“ How technology impacts on contemporary civilisation, tech insights, gadget lists and analysis reports are what keeps this magazine a market-leading must! „
About 2 years ago, I walked into a Central London newsagents. There amongst the 'techie' magazines, was something called 'Wired'. This rang a bell for me as I remembered fondly a magazine by the same name when I was at University in the mid/late 1990's. I bought it and went off to a local park for a lunchtime read. 45 minutes later, I was hooked on Wired.
For those who don't like technology, this is an interesting entry point to get underneath some of the current areas of technology without being too technical, or too 'dumbed-down' as some other publications can be.
I think that the mixture of cutting edge technology articles in areas such as ideas & innovation / technology / design / business (particularly around marketing & social media) / interviews with major movers and shakers (e.g. CEO of Google Europe recently interviewed) and future developments is a must-read every month.
My favourite article is actually a one-page article where a respected chemist (Dr John Emsley) takes apart an 'everyday article' and deconstructs it into its component parts. This helps you to understand more about the chemicals you use in everyday life and how they could possibly affect you and as an interesting twist, how those chemicals are used elsewhere (e.g. December 2010 edition was about Optrex Eye Drops and how one component Boric Acid is used in Nuclear Reactors as well as your eyes!).
I've always thought that the sign of a great publication is the reticence to throw them away. Wired, for me, fits that category hence why I have >25 editions and I'm still collecting them. I just cant throw them away!
Wired magazine came to the UK in 2009 and certainly proved it's a really good publication (winning an award for best magazine launch of the year). The magazine was previously around in the 90's but didn't last for long, now it's back and it's definitely here to stay. The articles focus on not just technology but all aspects of modern culture and the way that the world is changing; it's tagline is 'The Future As It Happens'.
The magazine itself usually includes product reviews, news, a 'How To' section and there are usually numerous features on broad topics from 'What's Apple's Problem with Adobe' to studies of Brazilian Gangs. There are also quality pieces from a group of columnists, which are usually intelligent and witty.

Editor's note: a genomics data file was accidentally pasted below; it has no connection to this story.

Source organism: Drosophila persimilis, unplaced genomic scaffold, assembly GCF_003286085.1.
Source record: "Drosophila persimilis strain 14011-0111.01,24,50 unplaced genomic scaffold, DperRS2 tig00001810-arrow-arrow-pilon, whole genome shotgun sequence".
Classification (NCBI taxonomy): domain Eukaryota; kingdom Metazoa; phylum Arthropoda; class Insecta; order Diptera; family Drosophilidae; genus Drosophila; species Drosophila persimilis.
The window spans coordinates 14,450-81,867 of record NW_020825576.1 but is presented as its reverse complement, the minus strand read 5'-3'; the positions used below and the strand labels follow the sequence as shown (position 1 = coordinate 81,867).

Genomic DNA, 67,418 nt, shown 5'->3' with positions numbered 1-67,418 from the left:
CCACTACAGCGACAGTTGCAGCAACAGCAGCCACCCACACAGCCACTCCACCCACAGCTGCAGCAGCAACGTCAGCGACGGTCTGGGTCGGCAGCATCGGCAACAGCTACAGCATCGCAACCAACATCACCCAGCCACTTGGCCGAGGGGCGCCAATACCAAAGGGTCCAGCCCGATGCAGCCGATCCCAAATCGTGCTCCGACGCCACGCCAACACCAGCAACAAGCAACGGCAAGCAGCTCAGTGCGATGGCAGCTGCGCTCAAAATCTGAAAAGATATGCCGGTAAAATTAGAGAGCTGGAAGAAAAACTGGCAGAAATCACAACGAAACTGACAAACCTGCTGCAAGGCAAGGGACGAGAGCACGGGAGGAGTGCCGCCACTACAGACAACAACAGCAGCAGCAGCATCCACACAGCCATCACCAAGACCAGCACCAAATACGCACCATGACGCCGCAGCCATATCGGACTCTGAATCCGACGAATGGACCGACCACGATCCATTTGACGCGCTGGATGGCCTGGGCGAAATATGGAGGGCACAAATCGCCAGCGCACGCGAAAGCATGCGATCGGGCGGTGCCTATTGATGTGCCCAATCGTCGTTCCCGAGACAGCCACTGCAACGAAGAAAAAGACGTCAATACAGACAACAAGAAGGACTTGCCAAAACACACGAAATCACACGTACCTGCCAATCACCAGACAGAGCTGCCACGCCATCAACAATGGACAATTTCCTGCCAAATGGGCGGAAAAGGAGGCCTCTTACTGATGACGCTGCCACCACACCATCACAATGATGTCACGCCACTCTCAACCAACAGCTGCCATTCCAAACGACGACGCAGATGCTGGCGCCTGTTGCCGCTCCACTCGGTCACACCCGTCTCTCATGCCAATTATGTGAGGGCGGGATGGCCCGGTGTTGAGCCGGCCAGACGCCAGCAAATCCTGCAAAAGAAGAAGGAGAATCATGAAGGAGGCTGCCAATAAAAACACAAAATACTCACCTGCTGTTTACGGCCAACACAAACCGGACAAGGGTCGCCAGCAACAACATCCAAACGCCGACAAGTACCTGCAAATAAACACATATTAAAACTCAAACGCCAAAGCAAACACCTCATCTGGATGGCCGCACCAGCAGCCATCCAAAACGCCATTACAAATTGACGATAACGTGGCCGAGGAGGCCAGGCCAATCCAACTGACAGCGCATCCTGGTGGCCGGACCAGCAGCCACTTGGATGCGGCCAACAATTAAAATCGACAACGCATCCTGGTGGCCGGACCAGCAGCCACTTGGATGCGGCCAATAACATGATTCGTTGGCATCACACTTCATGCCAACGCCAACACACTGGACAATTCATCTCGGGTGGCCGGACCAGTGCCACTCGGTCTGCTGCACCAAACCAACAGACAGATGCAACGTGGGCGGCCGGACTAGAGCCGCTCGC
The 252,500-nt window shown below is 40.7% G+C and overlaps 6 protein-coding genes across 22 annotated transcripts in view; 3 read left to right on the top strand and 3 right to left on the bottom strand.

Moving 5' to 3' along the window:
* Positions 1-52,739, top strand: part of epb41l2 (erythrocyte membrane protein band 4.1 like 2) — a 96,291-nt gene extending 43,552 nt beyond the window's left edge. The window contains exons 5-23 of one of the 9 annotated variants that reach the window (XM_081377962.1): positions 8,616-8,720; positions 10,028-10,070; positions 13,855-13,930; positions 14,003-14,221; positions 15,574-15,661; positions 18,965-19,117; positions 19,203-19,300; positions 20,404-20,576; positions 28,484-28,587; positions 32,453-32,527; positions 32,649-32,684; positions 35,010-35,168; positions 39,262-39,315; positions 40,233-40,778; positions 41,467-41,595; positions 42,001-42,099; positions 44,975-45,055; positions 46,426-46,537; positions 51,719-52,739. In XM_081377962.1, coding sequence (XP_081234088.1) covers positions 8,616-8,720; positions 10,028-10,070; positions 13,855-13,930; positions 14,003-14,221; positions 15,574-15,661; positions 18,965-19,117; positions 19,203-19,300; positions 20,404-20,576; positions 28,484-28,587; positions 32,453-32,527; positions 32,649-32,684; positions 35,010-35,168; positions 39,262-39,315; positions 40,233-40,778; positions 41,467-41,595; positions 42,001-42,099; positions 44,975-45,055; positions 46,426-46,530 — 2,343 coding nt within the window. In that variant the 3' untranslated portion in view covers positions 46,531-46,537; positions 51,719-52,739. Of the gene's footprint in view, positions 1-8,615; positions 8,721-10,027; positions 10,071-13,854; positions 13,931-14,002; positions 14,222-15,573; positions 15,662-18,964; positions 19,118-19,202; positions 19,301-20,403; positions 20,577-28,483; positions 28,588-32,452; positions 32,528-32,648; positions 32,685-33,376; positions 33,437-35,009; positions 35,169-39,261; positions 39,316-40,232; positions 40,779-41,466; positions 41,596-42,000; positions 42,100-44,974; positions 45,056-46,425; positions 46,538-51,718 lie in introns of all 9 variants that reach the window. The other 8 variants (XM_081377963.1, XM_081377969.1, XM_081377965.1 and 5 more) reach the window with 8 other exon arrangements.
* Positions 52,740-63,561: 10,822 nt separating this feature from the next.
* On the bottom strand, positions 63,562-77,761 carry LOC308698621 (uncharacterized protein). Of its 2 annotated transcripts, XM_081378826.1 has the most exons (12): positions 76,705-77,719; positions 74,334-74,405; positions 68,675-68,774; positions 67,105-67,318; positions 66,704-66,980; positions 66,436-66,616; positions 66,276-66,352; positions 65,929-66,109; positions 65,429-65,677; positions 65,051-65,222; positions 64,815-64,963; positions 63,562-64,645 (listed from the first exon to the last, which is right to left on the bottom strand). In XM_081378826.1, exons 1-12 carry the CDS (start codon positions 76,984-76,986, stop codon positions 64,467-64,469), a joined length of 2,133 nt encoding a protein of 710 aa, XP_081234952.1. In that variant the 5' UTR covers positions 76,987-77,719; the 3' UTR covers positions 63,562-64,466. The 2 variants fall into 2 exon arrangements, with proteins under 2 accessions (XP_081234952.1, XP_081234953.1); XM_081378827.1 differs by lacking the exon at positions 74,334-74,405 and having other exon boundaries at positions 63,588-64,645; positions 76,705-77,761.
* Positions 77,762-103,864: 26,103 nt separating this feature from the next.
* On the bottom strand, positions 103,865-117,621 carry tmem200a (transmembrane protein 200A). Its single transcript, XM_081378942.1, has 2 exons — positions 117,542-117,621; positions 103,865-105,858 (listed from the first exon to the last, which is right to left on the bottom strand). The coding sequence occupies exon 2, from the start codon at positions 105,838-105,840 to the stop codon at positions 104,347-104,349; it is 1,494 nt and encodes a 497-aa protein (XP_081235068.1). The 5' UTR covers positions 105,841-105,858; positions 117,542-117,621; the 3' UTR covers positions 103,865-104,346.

The magazine has also had it's share of innovative covers and gimmicks, for example, in July 2010's issue, the magazine is a game (played over Twitter) where the prize is an iPad. The previous month it had a scratch panel cover where they challenged the reader not to scratch the panel as part of a 'Trust Experiment', so aswell as being an intelligent magazine, it's also a bit of fun.
On first picking up a copy of the magazine, the articles may look verbose and wordy but they are in fact pretty straightforward and exciting. Most articles focus on one of four catergories; 'Ideas, Technology, Culture, Business' as detailed on the cover.
The magazine costs the same as an average monthly magazine (£3.99) which is good value but there's a very good offer on their website (make sure you find the UK website) where you can subscribe for just £2 an issue.
I love this magazine. I used to regularly read T3 and Stuff magazine, however I found that most of the information in them could be found online through various websites etc. Since then (about 2 years ago) I have not found any magazine which I wanted to buy on a regular basis. However I was travelling on the train a couple of months ago and was reading GQ magazine. Inside was a sample copy of this new wired magazine so I decided to flick through it and see what it is like.
Wired is a magazine which has been produced in America for several years. I have never read a copy of the American version of this magazine so cant tell you how it compares.
At the top of the magazine it describes briefly what the magazine is all about in the titles "Ideas/Technology/Culture/Business". I have now read the first 2 issues and have yet to buy the third issue however I have found both issues I have read to be very entertaining. It has various pieces of news related to the 4 key areas of the magazine but also includes some other interesting things like the odd thing about art etc. Most of these types of articles are however related to technology in some way.
The magazine is written very well and is very easy to read. There are some really interesting articles. One which i found particularly interesting in the first issue was an article about a group of people who try to recover sinking ships and stop them from sinking and losing all their cargo. There are other interesting reads like the power of Google and how they can monitor so much of your activity etc.
Priced at £3.90 an issue it is a little steep, but not that badly priced. A subscription is available for £24 for 12 issues. With a subscription you do not receive anything extra except an entry to win a mountain bike. (worth £1,199) The magazine is roughly 150 pages long and I would say around 10% is adverts, if that. The latest issues usually come out the first Thursday of every month.
Overall I would recommend the magazine if you are interested in technology and the future etc. It is a very easy to read magazine and it certainly kept me entertained for my 5 hour train journey!